A$10 million settlement in Australian ‘wage theft’ dispute

A$40 million repayments flagged so far the tip of the iceberg, union says

November 24, 2021
fist full of Australian notes
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RMIT University will backpay an estimated A$10 million (£5.4 million) to thousands of current and former staff to resolve a seven-year-old “wage theft” dispute.

The settlement, negotiated after the National Tertiary Education Union (NTEU) referred a A$17 million claim to the Fair Work Commission in October, raises the tally of “wage theft” repayments so far to more than A$40 million across four Sydney and Melbourne universities.

This could be the tip of the iceberg, with the Fair Work Ombudsman investigating at least 10 other universities over historical underpayments – a list it acknowledges could grow, with 21 institutions believed to have opened their payrolls to audit.

The assistant secretary of the NTEU’s Victorian division, Sarah Roberts, said “wage theft” had become ingrained in the sector’s business models. She said universities routinely allocated inadequate salary budgets to faculties and schools. Tenured academics with only a working knowledge of employment legislation were told to “deal with it”.

“It’s all care, no responsibility,” Ms Roberts said. “[Universities] need to employ people at the coalface to do the engagement and monitoring and make sure that people are being paid correctly, and that just isn’t happening. I fully expect that there will be further instances at each institution because the system is the same everywhere.”

The RMIT dispute, which dates back to mid-2014, concerns policy decisions to pay for marking at the “standard” rate – about A$55 an hour for staff with doctorates, and A$45 for those without PhDs – rather than the “academic judgement” rate of about A$65 an hour.

The university’s enterprise agreement specifies the higher rate for tasks where subject matter expertise is required, such as grading essays, projects or lab reports or marking exams without simple right or wrong answers. The standard rate applies for simpler tasks such as marking multiple-choice exams or tests with numerical answers.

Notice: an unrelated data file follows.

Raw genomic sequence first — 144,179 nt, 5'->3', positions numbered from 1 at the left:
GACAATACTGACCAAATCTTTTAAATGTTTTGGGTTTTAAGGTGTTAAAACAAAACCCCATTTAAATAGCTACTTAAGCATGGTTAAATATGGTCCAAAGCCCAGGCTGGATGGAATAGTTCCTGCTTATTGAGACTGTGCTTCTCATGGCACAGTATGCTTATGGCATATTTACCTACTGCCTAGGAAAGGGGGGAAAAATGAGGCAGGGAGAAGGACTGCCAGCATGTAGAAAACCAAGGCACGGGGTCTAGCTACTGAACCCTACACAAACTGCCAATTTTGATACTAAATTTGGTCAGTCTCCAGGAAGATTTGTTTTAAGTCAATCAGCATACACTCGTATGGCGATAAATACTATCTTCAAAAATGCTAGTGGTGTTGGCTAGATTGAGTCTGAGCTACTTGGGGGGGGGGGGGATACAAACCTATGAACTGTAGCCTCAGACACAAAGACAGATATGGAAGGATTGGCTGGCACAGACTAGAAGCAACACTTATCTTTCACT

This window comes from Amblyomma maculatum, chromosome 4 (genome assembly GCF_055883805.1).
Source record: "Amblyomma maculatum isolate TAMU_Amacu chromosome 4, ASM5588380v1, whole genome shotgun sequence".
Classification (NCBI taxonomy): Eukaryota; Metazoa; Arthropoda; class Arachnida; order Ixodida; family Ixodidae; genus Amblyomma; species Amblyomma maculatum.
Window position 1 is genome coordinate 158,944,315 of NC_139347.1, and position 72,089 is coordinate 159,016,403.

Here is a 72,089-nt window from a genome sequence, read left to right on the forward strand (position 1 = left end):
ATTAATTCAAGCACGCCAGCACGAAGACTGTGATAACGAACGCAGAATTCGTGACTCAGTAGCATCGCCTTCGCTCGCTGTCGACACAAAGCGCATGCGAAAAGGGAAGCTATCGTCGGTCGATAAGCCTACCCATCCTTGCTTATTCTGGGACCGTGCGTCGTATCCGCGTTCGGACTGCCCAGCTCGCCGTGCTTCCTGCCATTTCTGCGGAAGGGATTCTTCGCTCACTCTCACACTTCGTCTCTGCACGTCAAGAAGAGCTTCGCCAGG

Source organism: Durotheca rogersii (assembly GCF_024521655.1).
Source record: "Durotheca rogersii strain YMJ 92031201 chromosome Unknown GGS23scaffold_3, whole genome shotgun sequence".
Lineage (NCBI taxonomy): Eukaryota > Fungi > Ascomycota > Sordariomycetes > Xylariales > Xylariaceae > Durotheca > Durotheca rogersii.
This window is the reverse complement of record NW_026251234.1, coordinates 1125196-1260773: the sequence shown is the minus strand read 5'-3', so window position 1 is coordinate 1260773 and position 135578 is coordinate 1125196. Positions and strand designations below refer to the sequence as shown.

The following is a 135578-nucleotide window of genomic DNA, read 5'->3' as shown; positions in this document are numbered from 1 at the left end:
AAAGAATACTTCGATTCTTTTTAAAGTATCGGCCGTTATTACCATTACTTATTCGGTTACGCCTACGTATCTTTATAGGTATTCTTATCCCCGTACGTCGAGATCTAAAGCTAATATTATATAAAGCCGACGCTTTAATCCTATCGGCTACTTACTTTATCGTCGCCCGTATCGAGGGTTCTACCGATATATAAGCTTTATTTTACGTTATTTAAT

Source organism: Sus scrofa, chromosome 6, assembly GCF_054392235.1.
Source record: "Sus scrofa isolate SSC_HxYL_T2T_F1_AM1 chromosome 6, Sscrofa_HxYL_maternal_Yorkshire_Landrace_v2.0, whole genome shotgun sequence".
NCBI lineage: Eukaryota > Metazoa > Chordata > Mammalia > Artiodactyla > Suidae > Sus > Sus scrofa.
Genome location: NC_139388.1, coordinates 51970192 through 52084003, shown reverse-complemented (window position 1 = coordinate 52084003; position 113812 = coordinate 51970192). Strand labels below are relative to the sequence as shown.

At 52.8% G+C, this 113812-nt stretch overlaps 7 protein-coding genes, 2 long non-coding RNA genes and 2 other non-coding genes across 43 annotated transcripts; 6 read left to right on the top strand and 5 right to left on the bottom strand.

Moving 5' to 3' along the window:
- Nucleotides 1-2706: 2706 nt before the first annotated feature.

The union says the university breached the enterprise agreement by routinely paying for marking at the lower rate. The university, while not admitting liability, has agreed to backpay casuals the difference between the two rates for all marking performed between 3 July 2014 and 1 November 2021.

The settlement also covers forgone interest and superannuation contributions for what the union estimates to be about 3,900 past and current employees.

A deed of settlement requires the university to make “all reasonable endeavours” to repay current staff by the end of the year and to contact affected former staff by late February. RMIT must give the NTEU monthly updates on these efforts and meet with an NTEU-nominated “oversight committee” authorised to raise other underpayment matters.

Correspondence between the parties shows that RMIT made the pragmatic decision of “simply grossing up payments to the academic judgement rate for all staff” rather than incurring the “time and cost involved in examining each instance”.

“We consider this is clearly the best outcome for our people, who will receive an additional payment without being required to establish any entitlement, as well as being the best commercial outcome for RMIT,” an email says.

RMIT’s interim vice-chancellor, Dionne Higgins, said the university took its enterprise agreement obligations seriously and was committed to ensuring that employees received their full entitlements. 

“RMIT greatly values the contribution our casual employees make, and we apologise unreservedly to any who may have felt undervalued, and for any confusion or distress they may have experienced in regard to this matter,” Ms Higgins said.

Andrew Linden, a doctoral student and sessional lecturer in corporate governance, scoffed at suggestions that the university was trying to make things easier for underpaid casuals. He said RMIT had pursued a strategy to “delay, deny and derail any attempts by people to be paid in line with the enterprise agreement”.

Mr Linden said that when he and colleagues had raised objections to the marking rate in late 2020, they had been required to prove their cases individually. “Despite being presented with the same evidence [in] the same subjects, [the university] made everybody prove the same things – already knowing that there was a problem.”

He said marking rates were the “tip of the iceberg”, with administrators using other ruses to keep payments to casuals low. “A whole lot of people in universities now are incentivised to minimise costs. When they tick off on budget key performance indicators, they get bonuses.”


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